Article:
Tag Archives: Tavia Gilbert

We Are Water by Wally Lamb

We Are WaterOver the past couple weeks, I’ve been a bit of an ethnic voyeur, picking up bestselling ‘mainstream’ titles in search of their APAness. I confess I picked up Wally Lamb‘s latest purely because I somehow learned the protagonist is named Annie Oh – Oh usually being a Korean last name. ‘Oh’ turns out to be Annie’s moniker only by (first) marriage, that Annie was born Anna O’Day. Her husband Orion is the official Oh, an Italian Chinese hapa whose only inheritance from his Chinese American father is his last name.

At almost 600 pages or over 23 hours stuck in the ears (the eight-member cast is superb, and includes Lamb himself reading Orion’s chapters), Water is not a light commitment. Here’s the skeletal overview: Annie’s second marriage is imminent, this time to a woman. To get to the wedding on time, over half a century of exposition must be revealed; Water then concludes with what happens three years after the blessed event.

The novel is sprawling, with complicated overlapping narratives that revolve around (essentially) little orphan Annie who survives a horrific past, is rescued by Orion, raises three children together, discovers her violently angry artist soul, falls in love with her gallery owner, and must finally face her demons on her wedding day. Intertwined stories include an African American artist who is murdered by a KKK member, the aging artist who first discovered Annie’s work whose son then gives Annie’s youngest daughter her major break, a monstrously abusive cousin who was both victim and victimizer, a manipulative student who ruins her professor’s career, and so much more – all compounded with issues of class, gender, politics, religion, and race, oh my.

While the novel occasionally felt overly detailed and therefore long (did I really need to know that the pantry had grape jelly to put on the muffins?), I admit that actively connecting the APA dots throughout proved to be a fascinating process. From the “effeminate Korean cashier” who is also the “hostile Korean boy” at the corner grocery where Annie gets her cigarettes, to the fact that the 1882 Exclusion Act can be so casually mentioned, to wondering if I’ve read the Chinese American history texts Orion orders from Amazon, added quite a different layer to my usual ‘let-it-just-sink-in-and-then-react’ usual intended approach.

By book’s end, this experimental literary engagement proved so engrossing, I’m in the middle of doing it again: stay tuned for the Moonies and an HIV-positive Japanese American lawyer in Meg Wolitzer’s much-lauded The Interestings.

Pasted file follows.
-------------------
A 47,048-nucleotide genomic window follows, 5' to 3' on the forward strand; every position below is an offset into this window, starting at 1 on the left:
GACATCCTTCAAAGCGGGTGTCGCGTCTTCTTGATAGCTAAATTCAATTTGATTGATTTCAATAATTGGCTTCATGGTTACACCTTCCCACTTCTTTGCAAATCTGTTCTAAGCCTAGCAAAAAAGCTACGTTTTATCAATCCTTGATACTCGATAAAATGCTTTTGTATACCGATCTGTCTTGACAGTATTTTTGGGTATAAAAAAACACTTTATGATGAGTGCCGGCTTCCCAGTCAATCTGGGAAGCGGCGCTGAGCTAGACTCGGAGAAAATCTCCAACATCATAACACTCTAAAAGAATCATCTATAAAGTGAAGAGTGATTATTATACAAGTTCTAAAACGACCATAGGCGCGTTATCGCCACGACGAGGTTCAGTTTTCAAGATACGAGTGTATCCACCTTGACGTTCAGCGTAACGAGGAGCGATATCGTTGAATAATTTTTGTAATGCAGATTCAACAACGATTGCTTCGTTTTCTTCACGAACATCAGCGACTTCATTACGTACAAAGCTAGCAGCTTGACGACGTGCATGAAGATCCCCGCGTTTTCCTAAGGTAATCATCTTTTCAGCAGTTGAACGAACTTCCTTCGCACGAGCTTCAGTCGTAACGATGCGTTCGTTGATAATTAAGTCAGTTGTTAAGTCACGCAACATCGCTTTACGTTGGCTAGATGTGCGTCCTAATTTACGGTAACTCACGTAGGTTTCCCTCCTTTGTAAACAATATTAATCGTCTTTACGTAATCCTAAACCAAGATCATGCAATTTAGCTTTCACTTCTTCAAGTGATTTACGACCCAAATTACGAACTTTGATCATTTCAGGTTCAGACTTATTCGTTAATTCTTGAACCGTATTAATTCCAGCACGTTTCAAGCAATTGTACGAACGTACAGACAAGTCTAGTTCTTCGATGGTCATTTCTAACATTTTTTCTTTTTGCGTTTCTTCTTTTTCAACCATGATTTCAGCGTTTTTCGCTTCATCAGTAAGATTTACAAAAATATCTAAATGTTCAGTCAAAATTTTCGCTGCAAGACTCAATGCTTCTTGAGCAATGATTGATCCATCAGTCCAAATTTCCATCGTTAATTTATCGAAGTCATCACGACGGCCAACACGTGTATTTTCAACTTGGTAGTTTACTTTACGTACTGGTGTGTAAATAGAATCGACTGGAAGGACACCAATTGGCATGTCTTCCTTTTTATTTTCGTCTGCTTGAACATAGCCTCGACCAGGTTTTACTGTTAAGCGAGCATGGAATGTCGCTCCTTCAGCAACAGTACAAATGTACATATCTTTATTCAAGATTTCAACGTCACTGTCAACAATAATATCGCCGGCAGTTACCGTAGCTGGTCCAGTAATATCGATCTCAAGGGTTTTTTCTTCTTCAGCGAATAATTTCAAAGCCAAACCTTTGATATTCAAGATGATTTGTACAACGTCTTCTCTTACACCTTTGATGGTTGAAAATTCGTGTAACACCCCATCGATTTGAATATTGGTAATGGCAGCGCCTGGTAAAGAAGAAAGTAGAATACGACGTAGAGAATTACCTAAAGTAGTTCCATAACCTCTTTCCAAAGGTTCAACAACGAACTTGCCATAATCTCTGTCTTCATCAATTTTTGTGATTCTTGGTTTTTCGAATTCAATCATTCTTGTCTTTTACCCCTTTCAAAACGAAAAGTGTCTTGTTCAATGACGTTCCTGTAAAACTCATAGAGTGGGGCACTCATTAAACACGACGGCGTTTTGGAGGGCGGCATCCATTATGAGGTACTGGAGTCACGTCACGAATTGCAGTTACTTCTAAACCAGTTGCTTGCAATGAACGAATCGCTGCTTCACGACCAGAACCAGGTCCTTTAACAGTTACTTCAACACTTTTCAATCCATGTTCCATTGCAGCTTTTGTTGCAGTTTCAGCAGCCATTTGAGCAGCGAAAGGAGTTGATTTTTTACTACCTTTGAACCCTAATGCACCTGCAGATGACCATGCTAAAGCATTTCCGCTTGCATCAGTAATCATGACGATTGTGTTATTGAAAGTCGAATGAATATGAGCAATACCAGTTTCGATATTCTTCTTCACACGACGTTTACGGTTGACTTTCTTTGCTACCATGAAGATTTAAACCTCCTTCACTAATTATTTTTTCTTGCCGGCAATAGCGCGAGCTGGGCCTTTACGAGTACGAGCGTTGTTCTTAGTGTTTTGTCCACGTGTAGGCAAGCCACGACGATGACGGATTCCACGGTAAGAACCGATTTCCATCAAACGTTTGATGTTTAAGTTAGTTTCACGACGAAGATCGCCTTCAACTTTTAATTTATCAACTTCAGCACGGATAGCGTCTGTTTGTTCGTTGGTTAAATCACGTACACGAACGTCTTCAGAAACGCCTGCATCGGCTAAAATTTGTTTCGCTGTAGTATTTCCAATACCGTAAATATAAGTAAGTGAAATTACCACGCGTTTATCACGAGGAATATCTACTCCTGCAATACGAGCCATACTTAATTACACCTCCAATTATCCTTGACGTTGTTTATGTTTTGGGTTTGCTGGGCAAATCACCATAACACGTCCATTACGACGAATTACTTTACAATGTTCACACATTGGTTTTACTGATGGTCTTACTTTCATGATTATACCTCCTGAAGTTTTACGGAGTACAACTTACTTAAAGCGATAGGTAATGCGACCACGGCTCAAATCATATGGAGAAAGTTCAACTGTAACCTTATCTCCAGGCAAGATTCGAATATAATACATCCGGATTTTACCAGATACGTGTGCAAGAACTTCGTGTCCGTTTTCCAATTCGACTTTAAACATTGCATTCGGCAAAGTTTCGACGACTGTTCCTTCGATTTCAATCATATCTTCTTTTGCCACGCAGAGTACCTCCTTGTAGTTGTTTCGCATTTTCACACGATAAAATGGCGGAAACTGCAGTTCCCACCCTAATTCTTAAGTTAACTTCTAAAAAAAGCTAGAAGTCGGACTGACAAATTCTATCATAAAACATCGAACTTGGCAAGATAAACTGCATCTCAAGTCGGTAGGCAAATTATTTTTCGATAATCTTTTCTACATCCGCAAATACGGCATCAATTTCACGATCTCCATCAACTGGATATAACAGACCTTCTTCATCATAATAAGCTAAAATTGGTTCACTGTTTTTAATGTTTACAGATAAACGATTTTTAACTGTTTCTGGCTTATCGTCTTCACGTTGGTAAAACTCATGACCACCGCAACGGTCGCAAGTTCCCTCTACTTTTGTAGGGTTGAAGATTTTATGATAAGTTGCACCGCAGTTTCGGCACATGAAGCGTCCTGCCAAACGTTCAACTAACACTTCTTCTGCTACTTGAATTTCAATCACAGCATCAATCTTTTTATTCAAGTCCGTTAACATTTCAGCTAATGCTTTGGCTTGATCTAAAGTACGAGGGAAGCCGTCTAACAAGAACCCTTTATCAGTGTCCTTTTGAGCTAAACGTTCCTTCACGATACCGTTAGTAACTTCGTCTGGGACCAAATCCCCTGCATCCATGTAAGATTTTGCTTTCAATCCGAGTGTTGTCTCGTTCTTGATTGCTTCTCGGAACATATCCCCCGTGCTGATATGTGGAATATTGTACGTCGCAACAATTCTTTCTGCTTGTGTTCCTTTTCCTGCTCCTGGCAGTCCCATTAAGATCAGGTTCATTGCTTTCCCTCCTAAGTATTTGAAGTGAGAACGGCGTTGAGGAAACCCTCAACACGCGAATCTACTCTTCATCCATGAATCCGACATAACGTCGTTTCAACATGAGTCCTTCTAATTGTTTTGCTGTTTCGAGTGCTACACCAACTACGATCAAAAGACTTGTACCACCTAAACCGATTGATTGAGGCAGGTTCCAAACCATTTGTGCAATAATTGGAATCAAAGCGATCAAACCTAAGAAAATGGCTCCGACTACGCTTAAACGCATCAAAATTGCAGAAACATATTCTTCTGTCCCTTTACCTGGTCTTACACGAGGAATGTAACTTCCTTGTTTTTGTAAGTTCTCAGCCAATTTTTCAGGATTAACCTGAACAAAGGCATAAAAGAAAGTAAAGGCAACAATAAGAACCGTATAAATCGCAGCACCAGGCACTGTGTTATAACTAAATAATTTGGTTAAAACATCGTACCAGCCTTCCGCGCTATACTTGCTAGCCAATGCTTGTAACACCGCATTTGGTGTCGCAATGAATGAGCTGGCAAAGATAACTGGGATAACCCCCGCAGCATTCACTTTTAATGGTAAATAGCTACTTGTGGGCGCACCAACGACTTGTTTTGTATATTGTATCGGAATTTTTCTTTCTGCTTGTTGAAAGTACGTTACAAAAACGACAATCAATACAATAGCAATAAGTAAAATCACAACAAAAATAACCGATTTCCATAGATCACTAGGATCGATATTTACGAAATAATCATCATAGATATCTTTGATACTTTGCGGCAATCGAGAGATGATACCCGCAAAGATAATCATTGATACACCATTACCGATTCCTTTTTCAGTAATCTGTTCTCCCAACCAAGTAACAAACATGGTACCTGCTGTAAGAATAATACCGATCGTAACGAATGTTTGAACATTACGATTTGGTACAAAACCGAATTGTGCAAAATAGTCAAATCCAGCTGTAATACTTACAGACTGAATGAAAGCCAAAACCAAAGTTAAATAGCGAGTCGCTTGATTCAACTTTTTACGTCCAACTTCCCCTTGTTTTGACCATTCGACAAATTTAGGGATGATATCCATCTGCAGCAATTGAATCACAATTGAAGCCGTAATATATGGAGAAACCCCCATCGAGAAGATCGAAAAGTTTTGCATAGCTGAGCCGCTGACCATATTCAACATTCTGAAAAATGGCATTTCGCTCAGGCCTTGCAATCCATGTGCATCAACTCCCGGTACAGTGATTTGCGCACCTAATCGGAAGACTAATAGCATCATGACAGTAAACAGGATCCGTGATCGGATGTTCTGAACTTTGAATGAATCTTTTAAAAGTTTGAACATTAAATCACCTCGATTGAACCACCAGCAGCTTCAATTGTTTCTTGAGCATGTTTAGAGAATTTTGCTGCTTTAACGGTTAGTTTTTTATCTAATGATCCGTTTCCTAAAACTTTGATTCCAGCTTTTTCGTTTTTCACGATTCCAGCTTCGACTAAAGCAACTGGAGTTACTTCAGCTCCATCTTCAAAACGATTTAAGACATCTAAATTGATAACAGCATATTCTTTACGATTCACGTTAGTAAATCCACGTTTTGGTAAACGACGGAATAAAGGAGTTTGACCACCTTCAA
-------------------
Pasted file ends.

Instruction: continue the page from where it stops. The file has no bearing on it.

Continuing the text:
Readers: Adult

Published: 2013

Leave a comment

Filed under ..Adult Readers, .Audio, .Fiction, Hapa, Nonethnic-specific

My Education by Susan Choi

My EducationSo I’ve been mulling over this book for a month-plus, and still remain rather conflicted. The one solid conclusion I can offer is this – if I were to rank Susan Choi‘s titles, my list would read thusly: American Woman, based loosely on the Patty Hearst kidnapping; The Foreign Student, Choi’s debut novel which draws partially on her Korean American father’s early immigrant experience; A Person of Interest, which was inspired by the controversial Wen Ho Lee case; and then this, her latest, My Education. But – always that ‘but’ – although Education may rank last in personal preference, it’s also the Choi novel to which I’ve had the most visceral, lasting reaction.

The story is not particularly complex, although the characters certainly are. Hapa Filipino American Regina Gottlieb is a 21-year-old graduate student at a prestigious upstate New York university. The school’s “notorious person” by reputation is an English professor to whom Regina becomes a teaching assistant. Despite his erudite charm, Regina’s object of obsession is not the campus “predator,” but his mercurial wife who has recently had their first child. Their volatile relationship is unavoidable. While Regina suspends her formal education by dropping out of school, her emotional edification proves to be a far more formative experience.

Education seems to be a considerable shift for Choi; above all else, the emotional potency here easily eclipses that of her previous novels. In between the various partner-swapping permutations, characters seem to be keening for an elusive stability even as they repeatedly upend their lives. So self-absorbedly excessive are the main characters, however, none are particularly likable, except perhaps brash Dutra, one of Regina’s early sexual cast-offs who eventually settles into being her best-enough friend.